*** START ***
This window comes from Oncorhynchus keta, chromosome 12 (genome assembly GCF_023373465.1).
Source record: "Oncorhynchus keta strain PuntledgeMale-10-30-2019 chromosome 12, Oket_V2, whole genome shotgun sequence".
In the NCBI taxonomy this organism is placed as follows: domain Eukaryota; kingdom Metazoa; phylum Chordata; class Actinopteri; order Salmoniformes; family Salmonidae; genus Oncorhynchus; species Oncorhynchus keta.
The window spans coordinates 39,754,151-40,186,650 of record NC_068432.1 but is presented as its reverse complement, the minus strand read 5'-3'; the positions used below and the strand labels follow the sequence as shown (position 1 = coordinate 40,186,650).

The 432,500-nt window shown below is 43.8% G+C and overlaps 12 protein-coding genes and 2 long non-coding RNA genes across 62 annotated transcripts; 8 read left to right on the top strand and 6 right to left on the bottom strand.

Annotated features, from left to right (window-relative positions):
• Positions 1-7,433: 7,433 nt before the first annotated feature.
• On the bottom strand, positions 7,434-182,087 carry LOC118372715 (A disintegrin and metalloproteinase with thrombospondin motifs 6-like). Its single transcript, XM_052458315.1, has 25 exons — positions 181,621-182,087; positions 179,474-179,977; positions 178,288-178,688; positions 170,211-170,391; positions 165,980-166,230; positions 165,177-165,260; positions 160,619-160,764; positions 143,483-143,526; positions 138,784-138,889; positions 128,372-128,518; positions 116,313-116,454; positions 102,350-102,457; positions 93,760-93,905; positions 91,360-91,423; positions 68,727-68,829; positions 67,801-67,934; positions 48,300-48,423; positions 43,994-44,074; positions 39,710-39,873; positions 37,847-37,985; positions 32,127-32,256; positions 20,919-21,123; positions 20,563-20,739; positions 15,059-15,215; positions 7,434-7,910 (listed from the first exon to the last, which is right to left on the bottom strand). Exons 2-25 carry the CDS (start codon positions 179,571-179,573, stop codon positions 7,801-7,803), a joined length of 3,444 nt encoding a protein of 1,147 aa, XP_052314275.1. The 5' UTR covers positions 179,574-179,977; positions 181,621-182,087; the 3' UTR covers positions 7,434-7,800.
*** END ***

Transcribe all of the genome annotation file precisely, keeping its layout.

This window comes from Oncorhynchus keta, chromosome 12 (genome assembly GCF_023373465.1).
Source record: "Oncorhynchus keta strain PuntledgeMale-10-30-2019 chromosome 12, Oket_V2, whole genome shotgun sequence".
In the NCBI taxonomy this organism is placed as follows: domain Eukaryota; kingdom Metazoa; phylum Chordata; class Actinopteri; order Salmoniformes; family Salmonidae; genus Oncorhynchus; species Oncorhynchus keta.
The window spans coordinates 39,754,151-40,186,650 of record NC_068432.1 but is presented as its reverse complement, the minus strand read 5'-3'; the positions used below and the strand labels follow the sequence as shown (position 1 = coordinate 40,186,650).

The 432,500-nt window shown below is 43.8% G+C and overlaps 12 protein-coding genes and 2 long non-coding RNA genes across 62 annotated transcripts; 8 read left to right on the top strand and 6 right to left on the bottom strand.

Annotated features, from left to right (window-relative positions):
• Positions 1-7,433: 7,433 nt before the first annotated feature.
• On the bottom strand, positions 7,434-182,087 carry LOC118372715 (A disintegrin and metalloproteinase with thrombospondin motifs 6-like). Its single transcript, XM_052458315.1, has 25 exons — positions 181,621-182,087; positions 179,474-179,977; positions 178,288-178,688; positions 170,211-170,391; positions 165,980-166,230; positions 165,177-165,260; positions 160,619-160,764; positions 143,483-143,526; positions 138,784-138,889; positions 128,372-128,518; positions 116,313-116,454; positions 102,350-102,457; positions 93,760-93,905; positions 91,360-91,423; positions 68,727-68,829; positions 67,801-67,934; positions 48,300-48,423; positions 43,994-44,074; positions 39,710-39,873; positions 37,847-37,985; positions 32,127-32,256; positions 20,919-21,123; positions 20,563-20,739; positions 15,059-15,215; positions 7,434-7,910 (listed from the first exon to the last, which is right to left on the bottom strand). Exons 2-25 carry the CDS (start codon positions 179,571-179,573, stop codon positions 7,801-7,803), a joined length of 3,444 nt encoding a protein of 1,147 aa, XP_052314275.1. The 5' UTR covers positions 179,574-179,977; positions 181,621-182,087; the 3' UTR covers positions 7,434-7,800.